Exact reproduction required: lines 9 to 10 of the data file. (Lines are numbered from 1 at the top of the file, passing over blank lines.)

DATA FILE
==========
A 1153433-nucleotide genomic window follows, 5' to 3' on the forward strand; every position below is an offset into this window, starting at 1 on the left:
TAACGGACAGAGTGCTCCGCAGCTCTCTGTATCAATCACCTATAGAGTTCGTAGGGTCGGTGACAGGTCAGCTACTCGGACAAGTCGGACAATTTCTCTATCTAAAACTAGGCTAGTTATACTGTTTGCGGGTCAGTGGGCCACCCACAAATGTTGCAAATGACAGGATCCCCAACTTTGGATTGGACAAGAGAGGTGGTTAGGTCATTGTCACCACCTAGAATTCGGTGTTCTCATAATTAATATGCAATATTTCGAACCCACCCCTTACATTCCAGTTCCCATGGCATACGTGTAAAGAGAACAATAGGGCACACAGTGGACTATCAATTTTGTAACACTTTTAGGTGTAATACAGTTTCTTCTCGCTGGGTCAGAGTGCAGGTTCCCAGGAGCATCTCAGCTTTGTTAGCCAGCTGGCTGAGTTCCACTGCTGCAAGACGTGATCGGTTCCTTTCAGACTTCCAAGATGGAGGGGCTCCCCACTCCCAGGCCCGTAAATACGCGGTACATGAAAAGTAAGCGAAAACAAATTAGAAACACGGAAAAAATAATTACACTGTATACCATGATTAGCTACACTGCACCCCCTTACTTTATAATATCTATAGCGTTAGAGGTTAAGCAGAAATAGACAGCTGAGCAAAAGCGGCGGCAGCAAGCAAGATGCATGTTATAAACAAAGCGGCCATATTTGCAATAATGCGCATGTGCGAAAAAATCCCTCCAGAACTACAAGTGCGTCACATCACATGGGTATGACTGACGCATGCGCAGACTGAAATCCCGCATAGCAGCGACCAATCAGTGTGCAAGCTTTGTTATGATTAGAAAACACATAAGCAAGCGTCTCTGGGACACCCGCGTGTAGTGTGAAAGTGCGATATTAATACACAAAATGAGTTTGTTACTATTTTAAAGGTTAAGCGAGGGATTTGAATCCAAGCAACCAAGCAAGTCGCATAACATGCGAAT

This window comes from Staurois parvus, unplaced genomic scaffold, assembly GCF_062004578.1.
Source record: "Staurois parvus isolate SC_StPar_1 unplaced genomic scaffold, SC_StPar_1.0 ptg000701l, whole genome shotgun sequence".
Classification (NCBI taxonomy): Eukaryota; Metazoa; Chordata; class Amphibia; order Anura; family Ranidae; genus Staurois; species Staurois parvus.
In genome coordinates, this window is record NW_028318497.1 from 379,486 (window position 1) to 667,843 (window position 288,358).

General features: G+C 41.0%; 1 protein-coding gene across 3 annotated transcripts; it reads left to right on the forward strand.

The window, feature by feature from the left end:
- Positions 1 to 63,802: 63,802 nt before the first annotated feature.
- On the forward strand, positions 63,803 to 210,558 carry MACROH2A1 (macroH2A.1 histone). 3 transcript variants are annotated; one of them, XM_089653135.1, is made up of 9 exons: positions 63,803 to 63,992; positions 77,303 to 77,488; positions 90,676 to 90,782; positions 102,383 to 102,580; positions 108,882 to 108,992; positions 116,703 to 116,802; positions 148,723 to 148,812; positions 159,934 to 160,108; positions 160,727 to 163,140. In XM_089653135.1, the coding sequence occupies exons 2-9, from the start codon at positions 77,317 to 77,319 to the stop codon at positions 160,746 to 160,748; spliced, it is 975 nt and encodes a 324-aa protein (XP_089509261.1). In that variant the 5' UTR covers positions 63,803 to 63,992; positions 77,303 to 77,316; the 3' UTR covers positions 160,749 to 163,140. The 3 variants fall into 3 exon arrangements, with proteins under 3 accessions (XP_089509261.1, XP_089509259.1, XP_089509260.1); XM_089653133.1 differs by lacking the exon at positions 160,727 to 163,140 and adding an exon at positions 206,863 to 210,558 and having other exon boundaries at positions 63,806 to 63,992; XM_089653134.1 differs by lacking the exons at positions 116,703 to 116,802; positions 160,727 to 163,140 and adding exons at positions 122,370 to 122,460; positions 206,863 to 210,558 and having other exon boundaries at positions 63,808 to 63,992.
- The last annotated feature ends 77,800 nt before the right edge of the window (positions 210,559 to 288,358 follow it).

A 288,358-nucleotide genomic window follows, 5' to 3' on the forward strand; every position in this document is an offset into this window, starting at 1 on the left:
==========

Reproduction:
- Positions 1 to 63,802: 63,802 nt before the first annotated feature.
- On the forward strand, positions 63,803 to 210,558 carry MACROH2A1 (macroH2A.1 histone). 3 transcript variants are annotated; one of them, XM_089653135.1, is made up of 9 exons: positions 63,803 to 63,992; positions 77,303 to 77,488; positions 90,676 to 90,782; positions 102,383 to 102,580; positions 108,882 to 108,992; positions 116,703 to 116,802; positions 148,723 to 148,812; positions 159,934 to 160,108; positions 160,727 to 163,140. In XM_089653135.1, the coding sequence occupies exons 2-9, from the start codon at positions 77,317 to 77,319 to the stop codon at positions 160,746 to 160,748; spliced, it is 975 nt and encodes a 324-aa protein (XP_089509261.1). In that variant the 5' UTR covers positions 63,803 to 63,992; positions 77,303 to 77,316; the 3' UTR covers positions 160,749 to 163,140. The 3 variants fall into 3 exon arrangements, with proteins under 3 accessions (XP_089509261.1, XP_089509259.1, XP_089509260.1); XM_089653133.1 differs by lacking the exon at positions 160,727 to 163,140 and adding an exon at positions 206,863 to 210,558 and having other exon boundaries at positions 63,806 to 63,992; XM_089653134.1 differs by lacking the exons at positions 116,703 to 116,802; positions 160,727 to 163,140 and adding exons at positions 122,370 to 122,460; positions 206,863 to 210,558 and having other exon boundaries at positions 63,808 to 63,992.